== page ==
Book Talk: Stitching Truth

Author and journalist Jeff Kelly Lowenstein travelled to Santiago, Chile as a Fulbright Scholar in 2013, and so lived in Chile during the 40th Anniversary of the country’s 1973 military coup. His book The Chilean Chronicles: Moments and Memory Forty Years After the Pinochet Coup contains his observations of this important moment in Chilean history. Lowenstein had the opportunity, during his months in Chile, to interact with a diverse group of Chileans and learn about their experiences in the days and years after General Augusto Pinochet overthrew President Salvador Allende, suppressing those who opposed his regime (including by torturing, executing, or “disappearing” thousands).

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As Lowenstein observed in his book and in a recent book talk at Teachers College, normal people can cope with or protest against this kind of trauma in dramatically different ways. The book Stitching Truth: Women’s Protest Art in Pinochet’s Chile considers the work of Chilean women who created handcrafted “arpilleras” – traditional quilted squares – that reflected life during the 17 years of Pinochet’s government. The book introduces the arpilleras as a powerful example of protest art, with ordinary women bearing witness and reflecting upon events in their country. During the Pinochet years, some Chilean women moved beyond the traditional approach to arpilleras and portrayed current events in their country, often meeting in secret to create these works of art and challenge a culture of silence and fear.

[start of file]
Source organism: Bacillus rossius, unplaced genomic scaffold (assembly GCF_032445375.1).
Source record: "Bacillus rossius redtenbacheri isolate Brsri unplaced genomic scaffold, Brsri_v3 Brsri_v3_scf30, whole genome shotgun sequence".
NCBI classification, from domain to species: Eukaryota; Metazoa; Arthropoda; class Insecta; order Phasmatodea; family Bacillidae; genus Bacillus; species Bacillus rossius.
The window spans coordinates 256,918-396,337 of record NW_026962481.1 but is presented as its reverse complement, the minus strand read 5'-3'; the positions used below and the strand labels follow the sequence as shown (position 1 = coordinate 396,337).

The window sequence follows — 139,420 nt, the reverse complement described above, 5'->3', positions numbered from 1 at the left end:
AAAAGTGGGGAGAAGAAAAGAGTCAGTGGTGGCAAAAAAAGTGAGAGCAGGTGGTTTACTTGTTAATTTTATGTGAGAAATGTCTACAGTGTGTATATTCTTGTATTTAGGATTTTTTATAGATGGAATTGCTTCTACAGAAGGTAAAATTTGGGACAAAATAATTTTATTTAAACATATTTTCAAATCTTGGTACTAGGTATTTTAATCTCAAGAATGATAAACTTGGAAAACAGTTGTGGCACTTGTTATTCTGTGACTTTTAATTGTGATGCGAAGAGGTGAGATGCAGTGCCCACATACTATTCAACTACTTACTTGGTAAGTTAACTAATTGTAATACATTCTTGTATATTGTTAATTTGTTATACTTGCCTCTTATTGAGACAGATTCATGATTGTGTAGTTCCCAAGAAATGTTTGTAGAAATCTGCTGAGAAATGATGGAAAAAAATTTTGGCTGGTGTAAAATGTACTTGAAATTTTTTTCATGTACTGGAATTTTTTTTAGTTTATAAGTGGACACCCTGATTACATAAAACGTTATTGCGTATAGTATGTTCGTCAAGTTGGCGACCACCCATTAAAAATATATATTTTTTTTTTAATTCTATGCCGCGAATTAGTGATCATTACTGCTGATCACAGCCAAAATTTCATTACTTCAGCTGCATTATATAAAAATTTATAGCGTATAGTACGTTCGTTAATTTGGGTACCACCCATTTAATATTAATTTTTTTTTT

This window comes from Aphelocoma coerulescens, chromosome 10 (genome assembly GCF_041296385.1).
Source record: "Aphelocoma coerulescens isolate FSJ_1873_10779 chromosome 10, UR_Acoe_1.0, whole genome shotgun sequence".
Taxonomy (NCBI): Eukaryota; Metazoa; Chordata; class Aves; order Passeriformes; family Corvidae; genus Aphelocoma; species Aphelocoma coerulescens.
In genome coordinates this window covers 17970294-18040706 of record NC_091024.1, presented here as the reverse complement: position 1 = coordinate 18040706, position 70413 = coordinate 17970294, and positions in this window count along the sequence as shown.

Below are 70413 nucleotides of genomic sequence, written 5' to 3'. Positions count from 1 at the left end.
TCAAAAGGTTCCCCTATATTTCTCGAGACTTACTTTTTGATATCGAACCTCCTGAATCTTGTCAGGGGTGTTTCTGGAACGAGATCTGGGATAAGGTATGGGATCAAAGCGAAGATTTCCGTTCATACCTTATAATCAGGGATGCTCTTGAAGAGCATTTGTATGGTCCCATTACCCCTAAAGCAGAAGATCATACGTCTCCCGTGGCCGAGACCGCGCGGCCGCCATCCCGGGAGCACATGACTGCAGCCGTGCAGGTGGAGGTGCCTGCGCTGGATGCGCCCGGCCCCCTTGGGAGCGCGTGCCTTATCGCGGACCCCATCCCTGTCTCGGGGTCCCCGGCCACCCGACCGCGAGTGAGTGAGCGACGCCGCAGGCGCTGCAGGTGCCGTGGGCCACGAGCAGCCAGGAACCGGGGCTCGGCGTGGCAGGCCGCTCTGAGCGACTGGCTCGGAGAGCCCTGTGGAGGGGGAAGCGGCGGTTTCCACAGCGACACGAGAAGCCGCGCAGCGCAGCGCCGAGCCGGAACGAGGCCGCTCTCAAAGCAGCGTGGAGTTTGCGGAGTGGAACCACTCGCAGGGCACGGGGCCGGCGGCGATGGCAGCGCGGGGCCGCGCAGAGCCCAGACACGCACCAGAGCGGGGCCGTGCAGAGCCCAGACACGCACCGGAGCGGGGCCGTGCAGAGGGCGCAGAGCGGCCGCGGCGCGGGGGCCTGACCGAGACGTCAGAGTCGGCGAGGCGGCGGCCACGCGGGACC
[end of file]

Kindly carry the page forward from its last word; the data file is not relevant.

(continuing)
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Created for classroom use, Stitching Truth is also meant to ask important questions about how we discuss and teach about protests and turbulent moments of history. This is also the goal of the organization Facing History, which has the mission of engaging students in thoughtful examination about topics like racism, prejudice, and anti-Semitism by examining the history of genocides around the world. These are challenging conversations, as they confront some of the darkest periods of human experience, but as materials like these demonstrate, they are also vitally important to teaching students to think critically about history and moral choices.